Day 2: Manu Wildlife Center: the Macaw Clay lick project, Canopy Tower & Tapir Clay lick
Another early start (inevitable on wildlife expeditions), after a delicious breakfast is followed by a short boat ride downstream. We walk through the forest for some minutes, where we find the Macaw Lick project. The hide provided with individual chairs and a convenient place for cameras and binoculars is our ringside seat for what is usually a spectacular show. In groups of twos and threes the scarlet Macaws come flapping in, landing in the treetops as they eye the main stage below -- the eroded clay banks of the river and the occasional villain, a menacing and unwelcome Great Black Hawk. The drama plays out in first in tentative and then bolder approaches to the lick, until finally nearly all the macaws form a colorful and noisy spectacle on the bare banks, squabbling as they scrape clay from the hard surface. After this we continue walking and exploring on the network of trails surrounding the lodge then we return to the lodge for lunch.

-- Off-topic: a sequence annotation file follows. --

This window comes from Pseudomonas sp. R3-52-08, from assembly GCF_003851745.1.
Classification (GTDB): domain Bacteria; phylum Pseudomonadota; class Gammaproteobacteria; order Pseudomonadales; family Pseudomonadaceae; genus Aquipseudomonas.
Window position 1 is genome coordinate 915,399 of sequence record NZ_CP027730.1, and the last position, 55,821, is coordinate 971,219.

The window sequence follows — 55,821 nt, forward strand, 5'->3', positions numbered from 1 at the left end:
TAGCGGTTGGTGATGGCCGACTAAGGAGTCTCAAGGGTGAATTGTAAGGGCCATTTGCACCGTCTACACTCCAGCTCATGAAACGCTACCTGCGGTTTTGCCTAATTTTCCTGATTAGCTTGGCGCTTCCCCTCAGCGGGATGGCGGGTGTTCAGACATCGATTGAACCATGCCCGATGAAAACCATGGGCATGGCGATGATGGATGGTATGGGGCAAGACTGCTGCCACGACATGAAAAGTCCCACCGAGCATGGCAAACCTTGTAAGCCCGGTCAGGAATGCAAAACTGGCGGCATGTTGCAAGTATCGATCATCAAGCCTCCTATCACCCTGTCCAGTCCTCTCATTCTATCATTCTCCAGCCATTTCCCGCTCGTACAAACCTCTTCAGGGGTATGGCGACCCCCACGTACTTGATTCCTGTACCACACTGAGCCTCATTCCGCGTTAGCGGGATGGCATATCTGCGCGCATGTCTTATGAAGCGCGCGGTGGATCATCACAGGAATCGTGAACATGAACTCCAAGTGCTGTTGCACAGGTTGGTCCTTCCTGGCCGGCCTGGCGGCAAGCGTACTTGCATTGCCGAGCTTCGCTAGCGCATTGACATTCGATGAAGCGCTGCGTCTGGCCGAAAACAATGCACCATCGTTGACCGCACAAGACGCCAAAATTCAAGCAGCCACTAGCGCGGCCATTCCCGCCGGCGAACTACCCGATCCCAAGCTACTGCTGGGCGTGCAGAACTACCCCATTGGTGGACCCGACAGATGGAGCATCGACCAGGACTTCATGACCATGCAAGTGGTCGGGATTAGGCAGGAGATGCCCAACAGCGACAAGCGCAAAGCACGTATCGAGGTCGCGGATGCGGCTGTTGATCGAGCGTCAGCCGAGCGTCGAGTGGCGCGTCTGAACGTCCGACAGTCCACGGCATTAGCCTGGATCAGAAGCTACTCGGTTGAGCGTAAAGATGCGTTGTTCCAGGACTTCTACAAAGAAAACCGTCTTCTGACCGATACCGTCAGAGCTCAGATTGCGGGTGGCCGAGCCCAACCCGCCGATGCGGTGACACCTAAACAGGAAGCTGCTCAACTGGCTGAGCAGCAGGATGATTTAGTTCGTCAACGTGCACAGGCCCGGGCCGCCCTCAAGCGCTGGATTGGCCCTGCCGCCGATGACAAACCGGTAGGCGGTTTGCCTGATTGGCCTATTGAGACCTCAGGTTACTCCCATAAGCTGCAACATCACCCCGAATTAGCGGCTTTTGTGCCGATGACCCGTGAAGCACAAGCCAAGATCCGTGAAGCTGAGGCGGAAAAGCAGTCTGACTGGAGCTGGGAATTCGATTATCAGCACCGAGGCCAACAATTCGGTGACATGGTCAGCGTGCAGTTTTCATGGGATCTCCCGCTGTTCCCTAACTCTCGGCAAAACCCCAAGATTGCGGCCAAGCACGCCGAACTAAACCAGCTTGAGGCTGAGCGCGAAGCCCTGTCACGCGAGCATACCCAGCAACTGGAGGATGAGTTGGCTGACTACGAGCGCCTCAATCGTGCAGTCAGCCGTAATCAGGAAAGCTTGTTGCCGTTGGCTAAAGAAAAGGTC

Later, we continue to explore and discover the rainforest, its lore and plant life, on the network of trails surrounding the lodge, arriving in the late afternoon at our 34m/112ft. Canopy Tower. On its platform we witness the frantic rush-hour activity of twilight in the rainforest canopy, before night closes in. Then we set off along the “collpa trail”, which will take us to the lodge’s famous Tapir Clay lick.
Here at the most active tapir lick known in all the Amazon, our research has identified from 8-12 individual 600-pound Tapirs who come to this lick to eat clay from under the tree roots around the edge. This unlikely snack absorbs and neutralizes toxins in the vegetarian diet of the Tapir, the largest land animal of Latin America. The lick features a roomy, elevated observation platform 5m/17ft above the forest floor. The platform is equipped with freshly-made-up mattresses with pillows. Each mattress is covered by a roomy mosquito net. The 10-m-long, elevated walkway to the platform is covered with sound-absorbing padding to prevent our footsteps from making noise.
This Tapir Experience is unique and exciting because these normally very shy creatures are visible up close, and flash photography is not just permitted, but encouraged. The hard part for modern city dwellers is to remain still and silent anywhere from 30 minutes to two or more hours. Many prefer to nap until the first Tapir arrives, at which point your guide gently awakens you to watch the Tapir 10-20m/33-66ft) away below the platform. Most people feel that the wait is well worth it in order to have such a high probability of observing the rare and elusive Tapir in its rainforest home. (B,L,D)